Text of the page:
What is a landing page?
A landing page can be thought of as an airport runway for your business. Just as an airport runway guides airplanes to a specific location for landing, a landing page guides visitors to a specific destination on your website.
An airport runway also has a clear direction and markings to guide pilots, and a landing page has a clear call-to-action and design elements to guide visitors.
The purpose of an airport runway is to bring passengers to the terminal, similarly a landing page’s purpose is to bring potential customers to the next step of the process, for example signing up for a newsletter, or making a purchase.
But I already have a home page?
A homepage is the main page of a website and often serves as a general introduction to the company, its products or services and its mission. It typically includes links to other pages within the website, such as a navigation menu. The main goal of a homepage is to provide visitors with a broad overview of the company and its offerings. This is where most people end up when they find you organically through search engines.
A landing page, on the other hand, is a specific page on a website that is designed to target a specific audience and achieve a specific goal.
Welcome to Your Website
I’m going to dive right into another analogy that might help make a bit more sense of the whole situation.
Your website is a small island full of different things to do and places to see. And you get a lot of people naturally visiting your island but you want to promote a specific island activity: snorkelling.
So you decide to build a special runway, right near the coast, where anyone who lands has 2 options: go snorkelling or learn more about snorkelling. They know that they’re on your island but everything they get to see is snorkelling-related.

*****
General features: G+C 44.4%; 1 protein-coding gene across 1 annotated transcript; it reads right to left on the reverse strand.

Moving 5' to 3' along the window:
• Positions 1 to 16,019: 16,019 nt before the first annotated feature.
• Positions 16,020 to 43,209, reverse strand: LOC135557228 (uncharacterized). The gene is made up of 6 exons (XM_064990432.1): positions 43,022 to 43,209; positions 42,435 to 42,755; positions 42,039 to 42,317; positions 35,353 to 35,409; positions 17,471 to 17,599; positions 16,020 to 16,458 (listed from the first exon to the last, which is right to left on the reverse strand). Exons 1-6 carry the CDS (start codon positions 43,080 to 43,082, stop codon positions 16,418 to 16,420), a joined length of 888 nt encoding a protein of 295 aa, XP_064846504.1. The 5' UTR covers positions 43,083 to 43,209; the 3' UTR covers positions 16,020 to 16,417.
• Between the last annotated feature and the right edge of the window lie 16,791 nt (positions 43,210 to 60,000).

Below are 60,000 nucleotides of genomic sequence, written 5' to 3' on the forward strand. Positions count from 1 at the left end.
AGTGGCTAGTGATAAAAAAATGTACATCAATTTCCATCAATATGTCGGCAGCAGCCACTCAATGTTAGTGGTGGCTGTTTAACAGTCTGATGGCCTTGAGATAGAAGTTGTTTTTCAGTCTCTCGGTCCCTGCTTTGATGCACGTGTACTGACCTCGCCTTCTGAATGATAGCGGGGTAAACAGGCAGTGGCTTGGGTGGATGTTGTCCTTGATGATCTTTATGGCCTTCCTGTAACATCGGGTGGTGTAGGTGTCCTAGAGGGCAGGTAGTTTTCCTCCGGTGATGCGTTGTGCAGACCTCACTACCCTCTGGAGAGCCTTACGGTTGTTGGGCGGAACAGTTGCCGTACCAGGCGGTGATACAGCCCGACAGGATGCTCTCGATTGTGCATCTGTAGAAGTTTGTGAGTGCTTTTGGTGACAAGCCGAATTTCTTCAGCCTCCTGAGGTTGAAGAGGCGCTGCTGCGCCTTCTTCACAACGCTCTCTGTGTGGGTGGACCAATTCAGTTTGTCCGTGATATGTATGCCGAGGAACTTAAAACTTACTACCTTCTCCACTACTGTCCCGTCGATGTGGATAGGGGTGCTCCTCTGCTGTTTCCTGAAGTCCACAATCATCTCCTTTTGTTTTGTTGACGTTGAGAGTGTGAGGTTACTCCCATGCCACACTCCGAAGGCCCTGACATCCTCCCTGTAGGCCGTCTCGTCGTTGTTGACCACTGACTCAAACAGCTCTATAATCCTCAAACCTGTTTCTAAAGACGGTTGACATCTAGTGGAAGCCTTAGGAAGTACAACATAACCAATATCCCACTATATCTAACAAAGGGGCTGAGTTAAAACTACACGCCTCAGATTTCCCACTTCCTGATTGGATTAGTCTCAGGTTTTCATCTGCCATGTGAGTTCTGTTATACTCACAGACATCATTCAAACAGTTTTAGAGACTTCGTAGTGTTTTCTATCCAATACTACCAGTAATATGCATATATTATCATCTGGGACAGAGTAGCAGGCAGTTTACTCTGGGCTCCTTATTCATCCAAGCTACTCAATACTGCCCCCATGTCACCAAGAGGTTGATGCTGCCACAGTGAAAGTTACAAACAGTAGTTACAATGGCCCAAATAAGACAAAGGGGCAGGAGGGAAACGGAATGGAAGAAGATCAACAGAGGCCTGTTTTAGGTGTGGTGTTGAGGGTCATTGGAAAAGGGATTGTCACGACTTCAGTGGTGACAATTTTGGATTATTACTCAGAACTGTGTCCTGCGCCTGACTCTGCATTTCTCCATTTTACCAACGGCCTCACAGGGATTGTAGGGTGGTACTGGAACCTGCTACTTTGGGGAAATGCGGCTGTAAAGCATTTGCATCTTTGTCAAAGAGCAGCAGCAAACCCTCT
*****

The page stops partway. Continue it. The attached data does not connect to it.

And look! It just so happens that you have a deal on snorkelling at the moment. How lucky!
What Is A Landing Page
In both marketing and web design, a landing page is a separate page created specifically for a purpose. Most of the time this is for advertising but landing pages are also great for any kind of marketing, like email newsletters or social media posts.
Let’s jump back to our website shall we?
Say I’m running an ad campaign for 50% off snorkelling, in order to get more people out on the water. Where should I send them?
The Home Page
This is the homepage. It includes everything. About the island, links to booking hotels or events or activities. This is great for letting people know a bit more about your island (or your business).
But if I want to promote snorkelling, a lot of users might land on this page and not even know that my island has snorkelling.
The Product/Service Page
Okay so then you might think let’s send them to a more specific page. This shows the snorkelling but it also includes other links (I’ll get into why this is a bad thing in a moment).
Even if the page was only about snorkelling, there links in the menu might send people away from booking snorkelling and there’s no mention of the promo that I advertised in my ads.
The Landing Page
Now, this is where I want to send my audience who sees my snorkelling ads. Whether I’d got the promotion running on a paid medium like Google Search Ads or I’m promoting it myself through emails and Facebook posts, this is where I want people to go.
How does it work?